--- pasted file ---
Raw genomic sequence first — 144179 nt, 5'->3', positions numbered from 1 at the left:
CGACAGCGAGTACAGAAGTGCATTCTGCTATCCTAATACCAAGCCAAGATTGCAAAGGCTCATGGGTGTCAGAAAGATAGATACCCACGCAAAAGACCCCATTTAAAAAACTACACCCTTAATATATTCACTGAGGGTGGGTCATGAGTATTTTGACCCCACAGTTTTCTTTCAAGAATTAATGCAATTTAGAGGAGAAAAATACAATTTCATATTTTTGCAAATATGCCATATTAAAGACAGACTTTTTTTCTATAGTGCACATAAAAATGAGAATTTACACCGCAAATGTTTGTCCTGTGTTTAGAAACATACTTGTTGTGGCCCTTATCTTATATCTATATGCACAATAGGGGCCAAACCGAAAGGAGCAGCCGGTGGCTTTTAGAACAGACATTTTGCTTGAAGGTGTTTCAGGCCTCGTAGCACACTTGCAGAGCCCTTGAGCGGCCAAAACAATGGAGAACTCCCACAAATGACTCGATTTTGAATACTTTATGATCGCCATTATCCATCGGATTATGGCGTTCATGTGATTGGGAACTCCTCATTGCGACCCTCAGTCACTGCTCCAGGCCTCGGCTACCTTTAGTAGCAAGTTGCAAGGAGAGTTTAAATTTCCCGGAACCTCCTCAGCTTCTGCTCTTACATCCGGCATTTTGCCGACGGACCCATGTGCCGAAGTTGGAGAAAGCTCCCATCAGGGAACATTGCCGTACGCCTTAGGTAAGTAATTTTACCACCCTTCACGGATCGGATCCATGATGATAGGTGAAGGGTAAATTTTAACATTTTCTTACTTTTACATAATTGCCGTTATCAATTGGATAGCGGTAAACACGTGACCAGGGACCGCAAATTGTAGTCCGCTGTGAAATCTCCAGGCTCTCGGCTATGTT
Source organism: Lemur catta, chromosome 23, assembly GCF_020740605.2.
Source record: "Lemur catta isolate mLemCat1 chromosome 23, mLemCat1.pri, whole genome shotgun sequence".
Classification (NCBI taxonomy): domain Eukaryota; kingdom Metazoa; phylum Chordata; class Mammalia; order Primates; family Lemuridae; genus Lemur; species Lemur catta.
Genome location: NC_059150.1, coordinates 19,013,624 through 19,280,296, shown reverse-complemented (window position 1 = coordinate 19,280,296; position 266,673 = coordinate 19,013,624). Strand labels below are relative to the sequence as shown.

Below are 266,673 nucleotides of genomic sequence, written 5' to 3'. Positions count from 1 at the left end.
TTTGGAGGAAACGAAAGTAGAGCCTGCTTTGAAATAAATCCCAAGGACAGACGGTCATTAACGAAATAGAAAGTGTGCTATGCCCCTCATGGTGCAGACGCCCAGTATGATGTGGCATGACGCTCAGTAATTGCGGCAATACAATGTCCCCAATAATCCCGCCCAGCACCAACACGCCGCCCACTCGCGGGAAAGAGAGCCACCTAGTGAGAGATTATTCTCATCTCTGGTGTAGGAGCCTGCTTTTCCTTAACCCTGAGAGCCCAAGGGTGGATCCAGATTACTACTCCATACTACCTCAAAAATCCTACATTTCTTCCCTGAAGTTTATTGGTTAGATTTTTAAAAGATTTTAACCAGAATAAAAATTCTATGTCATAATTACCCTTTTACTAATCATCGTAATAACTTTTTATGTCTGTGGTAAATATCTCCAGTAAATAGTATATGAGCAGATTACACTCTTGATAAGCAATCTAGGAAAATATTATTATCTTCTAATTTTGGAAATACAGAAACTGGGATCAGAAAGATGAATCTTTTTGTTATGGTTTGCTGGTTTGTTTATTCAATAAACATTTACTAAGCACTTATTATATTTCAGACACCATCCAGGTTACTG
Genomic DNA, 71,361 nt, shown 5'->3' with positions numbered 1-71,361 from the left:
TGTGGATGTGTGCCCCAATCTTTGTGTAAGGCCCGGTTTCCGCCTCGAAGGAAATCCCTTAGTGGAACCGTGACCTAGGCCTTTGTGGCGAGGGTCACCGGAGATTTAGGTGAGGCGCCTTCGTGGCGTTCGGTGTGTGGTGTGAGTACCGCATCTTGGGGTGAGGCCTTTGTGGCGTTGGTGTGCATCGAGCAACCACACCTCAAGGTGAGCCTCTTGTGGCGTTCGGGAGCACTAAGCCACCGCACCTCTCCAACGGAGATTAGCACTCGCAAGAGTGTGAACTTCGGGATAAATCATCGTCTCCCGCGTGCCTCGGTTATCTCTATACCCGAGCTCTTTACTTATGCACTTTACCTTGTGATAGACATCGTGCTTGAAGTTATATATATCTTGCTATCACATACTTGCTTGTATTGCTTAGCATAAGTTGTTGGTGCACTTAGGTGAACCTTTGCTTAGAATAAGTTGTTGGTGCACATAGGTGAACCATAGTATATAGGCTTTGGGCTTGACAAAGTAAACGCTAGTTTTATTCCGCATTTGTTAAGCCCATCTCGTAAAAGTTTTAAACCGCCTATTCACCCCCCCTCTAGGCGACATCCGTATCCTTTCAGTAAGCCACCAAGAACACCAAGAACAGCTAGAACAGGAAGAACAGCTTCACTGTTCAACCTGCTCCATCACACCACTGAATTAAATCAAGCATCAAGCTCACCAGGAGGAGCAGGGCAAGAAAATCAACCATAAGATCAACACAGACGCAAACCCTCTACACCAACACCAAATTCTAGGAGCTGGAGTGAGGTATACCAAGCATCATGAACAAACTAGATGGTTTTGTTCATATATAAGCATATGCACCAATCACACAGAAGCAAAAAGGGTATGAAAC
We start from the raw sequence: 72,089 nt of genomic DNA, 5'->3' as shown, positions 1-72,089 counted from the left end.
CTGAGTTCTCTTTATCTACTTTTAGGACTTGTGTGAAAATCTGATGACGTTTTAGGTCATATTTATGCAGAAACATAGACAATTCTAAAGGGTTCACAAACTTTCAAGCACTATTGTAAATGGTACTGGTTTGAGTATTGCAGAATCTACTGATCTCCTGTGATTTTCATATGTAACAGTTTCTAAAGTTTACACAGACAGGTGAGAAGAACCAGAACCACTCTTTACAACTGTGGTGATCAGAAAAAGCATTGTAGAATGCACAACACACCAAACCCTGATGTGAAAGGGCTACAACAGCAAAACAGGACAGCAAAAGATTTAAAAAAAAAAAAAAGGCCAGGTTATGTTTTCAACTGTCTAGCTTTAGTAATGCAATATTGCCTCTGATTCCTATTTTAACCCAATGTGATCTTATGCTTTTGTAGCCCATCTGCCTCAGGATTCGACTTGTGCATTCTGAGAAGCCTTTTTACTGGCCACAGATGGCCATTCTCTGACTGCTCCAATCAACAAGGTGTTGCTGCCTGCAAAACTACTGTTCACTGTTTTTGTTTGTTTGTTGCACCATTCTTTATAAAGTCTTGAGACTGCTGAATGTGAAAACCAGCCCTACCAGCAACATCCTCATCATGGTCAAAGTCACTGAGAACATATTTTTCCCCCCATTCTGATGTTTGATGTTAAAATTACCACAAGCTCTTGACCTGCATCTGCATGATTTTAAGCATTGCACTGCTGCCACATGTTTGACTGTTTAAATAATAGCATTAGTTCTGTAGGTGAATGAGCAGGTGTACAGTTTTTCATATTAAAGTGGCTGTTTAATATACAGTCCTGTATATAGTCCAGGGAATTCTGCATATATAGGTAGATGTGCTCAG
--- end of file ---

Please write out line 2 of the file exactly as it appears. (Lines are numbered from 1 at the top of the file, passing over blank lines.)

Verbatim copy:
CGACAGCGAGTACAGAAGTGCATTCTGCTATCCTAATACCAAGCCAAGATTGCAAAGGCTCATGGGTGTCAGAAAGATAGATACCCACGCAAAAGACCCCATTTAAAAAACTACACCCTTAATATATTCACTGAGGGTGGGTCATGAGTATTTTGACCCCACAGTTTTCTTTCAAGAATTAATGCAATTTAGAGGAGAAAAATACAATTTCATATTTTTGCAAATATGCCATATTAAAGACAGACTTTTTTTCTATAGTGCACATAAAAATGAGAATTTACACCGCAAATGTTTGTCCTGTGTTTAGAAACATACTTGTTGTGGCCCTTATCTTATATCTATATGCACAATAGGGGCCAAACCGAAAGGAGCAGCCGGTGGCTTTTAGAACAGACATTTTGCTTGAAGGTGTTTCAGGCCTCGTAGCACACTTGCAGAGCCCTTGAGCGGCCAAAACAATGGAGAACTCCCACAAATGACTCGATTTTGAATACTTTATGATCGCCATTATCCATCGGATTATGGCGTTCATGTGATTGGGAACTCCTCATTGCGACCCTCAGTCACTGCTCCAGGCCTCGGCTACCTTTAGTAGCAAGTTGCAAGGAGAGTTTAAATTTCCCGGAACCTCCTCAGCTTCTGCTCTTACATCCGGCATTTTGCCGACGGACCCATGTGCCGAAGTTGGAGAAAGCTCCCATCAGGGAACATTGCCGTACGCCTTAGGTAAGTAATTTTACCACCCTTCACGGATCGGATCCATGATGATAGGTGAAGGGTAAATTTTAACATTTTCTTACTTTTACATAATTGCCGTTATCAATTGGATAGCGGTAAACACGTGACCAGGGACCGCAAATTGTAGTCCGCTGTGAAATCTCCAGGCTCTCGGCTATGTT